There were several transcendent moments during Tom Petty & The Heartbreakers opening night concert of two at the Forum in Los Angeles on 10.10. The first was during what has become Tom’s most famous song, “Free Falling.” It’s a song of much vocal range, as Tom leaps to the upper octave for its iconic chorus. And he sang the hell out of it. And the audience was with him, singing along, all united by the love and momentum of a singular song. Rarely, especially since the passing of Pete Seeger, has the power of song been more evident. It’s a delicate thing, a song – just words and music combined – though, of course, delivered with enormous power and grace by the Heartbreakers, one of the greatest rock bands of all time. But to witness that – so many thousands of people together, more than the population of most American towns – all bonded in song, was chilling.
It happened again during “You Get Me High,” from his most current album, Hypnotic Eye. The man simply has a knack for writing great and visceral songs which build and build to ecstatic and singable choruses, and this one does that so powerfully. It showed me that Tom Petty, at 63, many decades beyond that in which many of his peers peaked, is that the top of his game.
He seemed to have a great time. But who wouldn’t, playing with musicians of that caliber? A single solo by Benmont Tench – the remarkable keyboardist – or guitar hero Mike Campbell – is enough to make the blood boil. But Tom was also happy to be home, as he joked to the crowd. “Great to be here at the fabulous Forum,” he said, adding that he first played there in 1980. And he expounded on this, explaining that although his band met up in Gainesville, Florida and formed in 1975, that it was here in Los Angeles they truly came together, and have remained ever since. “So I’d say we’re an L.A. band,” he announced, to a much understandable ovation from the crowd. He then added, “All our friends, family – they’re all here tonight. Ex-wives, girlfriends… Everybody I owe money to is backstage.”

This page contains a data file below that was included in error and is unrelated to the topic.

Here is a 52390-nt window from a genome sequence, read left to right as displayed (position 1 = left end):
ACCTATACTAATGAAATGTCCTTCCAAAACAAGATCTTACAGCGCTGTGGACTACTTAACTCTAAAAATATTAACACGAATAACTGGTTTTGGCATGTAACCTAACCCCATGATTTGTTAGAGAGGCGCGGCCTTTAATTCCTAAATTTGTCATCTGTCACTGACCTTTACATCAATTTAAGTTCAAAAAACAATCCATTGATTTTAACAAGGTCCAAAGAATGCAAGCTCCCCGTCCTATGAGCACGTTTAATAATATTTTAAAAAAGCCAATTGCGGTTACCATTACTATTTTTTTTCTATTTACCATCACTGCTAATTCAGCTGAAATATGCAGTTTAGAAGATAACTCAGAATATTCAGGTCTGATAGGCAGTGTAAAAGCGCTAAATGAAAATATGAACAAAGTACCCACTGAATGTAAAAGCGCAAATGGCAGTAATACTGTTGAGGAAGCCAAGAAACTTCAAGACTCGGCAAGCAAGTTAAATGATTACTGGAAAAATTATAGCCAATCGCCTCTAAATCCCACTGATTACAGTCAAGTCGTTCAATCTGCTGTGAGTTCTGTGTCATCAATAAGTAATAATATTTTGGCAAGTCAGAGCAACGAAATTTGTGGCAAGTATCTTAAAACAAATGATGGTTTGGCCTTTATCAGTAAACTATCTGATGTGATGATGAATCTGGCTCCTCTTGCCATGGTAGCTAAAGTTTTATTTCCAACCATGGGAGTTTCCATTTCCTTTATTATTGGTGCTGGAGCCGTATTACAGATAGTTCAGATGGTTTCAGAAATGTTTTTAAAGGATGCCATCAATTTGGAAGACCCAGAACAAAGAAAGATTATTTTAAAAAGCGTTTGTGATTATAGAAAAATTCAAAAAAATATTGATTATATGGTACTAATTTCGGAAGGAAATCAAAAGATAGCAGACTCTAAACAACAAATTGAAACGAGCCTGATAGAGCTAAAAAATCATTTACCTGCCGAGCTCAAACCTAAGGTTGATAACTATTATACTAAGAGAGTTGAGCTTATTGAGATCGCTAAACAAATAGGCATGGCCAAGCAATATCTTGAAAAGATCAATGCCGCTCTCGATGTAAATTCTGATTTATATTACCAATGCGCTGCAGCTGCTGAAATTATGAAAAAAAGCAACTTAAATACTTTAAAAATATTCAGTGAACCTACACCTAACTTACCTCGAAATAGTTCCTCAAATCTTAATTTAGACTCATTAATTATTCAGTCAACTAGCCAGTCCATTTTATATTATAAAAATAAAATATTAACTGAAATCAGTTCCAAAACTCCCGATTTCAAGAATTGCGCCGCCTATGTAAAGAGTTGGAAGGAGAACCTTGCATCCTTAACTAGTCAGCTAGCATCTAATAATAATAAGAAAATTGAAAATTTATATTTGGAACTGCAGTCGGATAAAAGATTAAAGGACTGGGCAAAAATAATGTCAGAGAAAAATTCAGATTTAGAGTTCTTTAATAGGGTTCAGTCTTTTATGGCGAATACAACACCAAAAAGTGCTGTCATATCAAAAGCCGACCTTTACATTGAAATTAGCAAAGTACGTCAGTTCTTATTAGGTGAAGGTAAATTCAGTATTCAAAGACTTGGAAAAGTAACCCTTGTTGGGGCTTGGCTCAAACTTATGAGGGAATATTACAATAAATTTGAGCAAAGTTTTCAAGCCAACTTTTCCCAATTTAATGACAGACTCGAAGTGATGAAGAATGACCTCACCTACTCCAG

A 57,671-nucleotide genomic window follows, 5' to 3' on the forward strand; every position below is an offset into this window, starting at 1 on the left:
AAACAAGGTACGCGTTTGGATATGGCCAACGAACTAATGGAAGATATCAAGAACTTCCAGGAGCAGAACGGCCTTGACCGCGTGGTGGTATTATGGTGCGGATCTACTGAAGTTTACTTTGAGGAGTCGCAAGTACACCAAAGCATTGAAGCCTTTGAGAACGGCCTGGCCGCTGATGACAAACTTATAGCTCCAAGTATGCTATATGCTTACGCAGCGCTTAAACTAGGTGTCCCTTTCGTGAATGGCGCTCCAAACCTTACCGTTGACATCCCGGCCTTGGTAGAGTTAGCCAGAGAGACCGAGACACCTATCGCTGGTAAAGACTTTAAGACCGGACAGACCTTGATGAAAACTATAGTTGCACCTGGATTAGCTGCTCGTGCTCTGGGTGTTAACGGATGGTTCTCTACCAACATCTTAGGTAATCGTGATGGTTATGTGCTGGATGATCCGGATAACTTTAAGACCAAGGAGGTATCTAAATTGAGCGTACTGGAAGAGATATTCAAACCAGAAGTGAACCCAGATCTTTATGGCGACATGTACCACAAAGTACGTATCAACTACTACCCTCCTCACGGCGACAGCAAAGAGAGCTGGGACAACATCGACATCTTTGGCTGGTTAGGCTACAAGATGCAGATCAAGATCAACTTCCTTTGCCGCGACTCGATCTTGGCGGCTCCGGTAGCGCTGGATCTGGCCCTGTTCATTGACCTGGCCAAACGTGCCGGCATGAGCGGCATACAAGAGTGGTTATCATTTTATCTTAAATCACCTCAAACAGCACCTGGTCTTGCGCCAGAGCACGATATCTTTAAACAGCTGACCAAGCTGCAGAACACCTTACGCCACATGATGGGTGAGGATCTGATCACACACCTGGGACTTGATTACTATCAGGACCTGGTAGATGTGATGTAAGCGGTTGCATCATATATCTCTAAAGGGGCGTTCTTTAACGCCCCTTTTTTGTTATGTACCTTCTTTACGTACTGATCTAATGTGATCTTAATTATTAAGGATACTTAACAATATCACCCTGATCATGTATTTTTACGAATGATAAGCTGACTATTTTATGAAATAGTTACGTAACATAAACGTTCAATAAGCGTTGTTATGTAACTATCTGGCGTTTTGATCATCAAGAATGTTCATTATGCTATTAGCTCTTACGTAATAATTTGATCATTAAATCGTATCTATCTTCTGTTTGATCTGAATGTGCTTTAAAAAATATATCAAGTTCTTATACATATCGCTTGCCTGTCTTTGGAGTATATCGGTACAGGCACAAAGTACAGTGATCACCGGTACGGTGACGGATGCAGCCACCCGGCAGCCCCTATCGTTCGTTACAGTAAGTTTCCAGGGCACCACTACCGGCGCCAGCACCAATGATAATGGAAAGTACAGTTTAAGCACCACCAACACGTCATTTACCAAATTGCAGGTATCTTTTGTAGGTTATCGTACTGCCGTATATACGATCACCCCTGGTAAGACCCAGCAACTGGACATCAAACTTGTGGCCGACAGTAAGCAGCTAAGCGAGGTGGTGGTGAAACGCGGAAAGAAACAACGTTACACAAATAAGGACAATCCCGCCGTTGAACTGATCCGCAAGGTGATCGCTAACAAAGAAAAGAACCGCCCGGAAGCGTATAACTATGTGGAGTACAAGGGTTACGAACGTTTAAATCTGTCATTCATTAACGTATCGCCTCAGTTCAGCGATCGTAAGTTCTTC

He then informed the crowd this would be a “industrial strength, extra length” show, and suggested those who needed to should inform their babysitters.
In fact, since the great Stevie Winwood opened with a full set, and Tom didn’t start till after nine, he played just over two hours. Not Springsteen or Grateful Dead length. And as with every concert this man gives – due to the sheer and staggering profusion of great songs he has written over these years – including all the hits and all the strong songs that weren’t hits – he can’t ever do every Tom Petty song you love. He also wants to inject new songs into the mix, and as Hypnotic Eye is one of his most popular albums ever, that made a lot of sense.
So we didn’t get famous ones like “You Got Lucky,” “The Waiting,” “You Don’t Know How It Feels,” “Stop Dragging My Heart Around” or “Don’t Come Around Here No More.” But we did get wonderfully burning renditions of ones we didn’t expect, like “Yer So Bad,” “So You Wanna Be A Rock and Roll Star,” (the show’s opener, written by Roger McGuinn and performed by The Byrds, one of Tom’s most favorite bands) as well as a tribute to the recently departed Paul Revere, “Stepping Stone,” a song made more famous by The Monkees, but which was first recorded, as Tom reminded us, by Paul Revere and the Raiders, “who made great singles,” Tom said.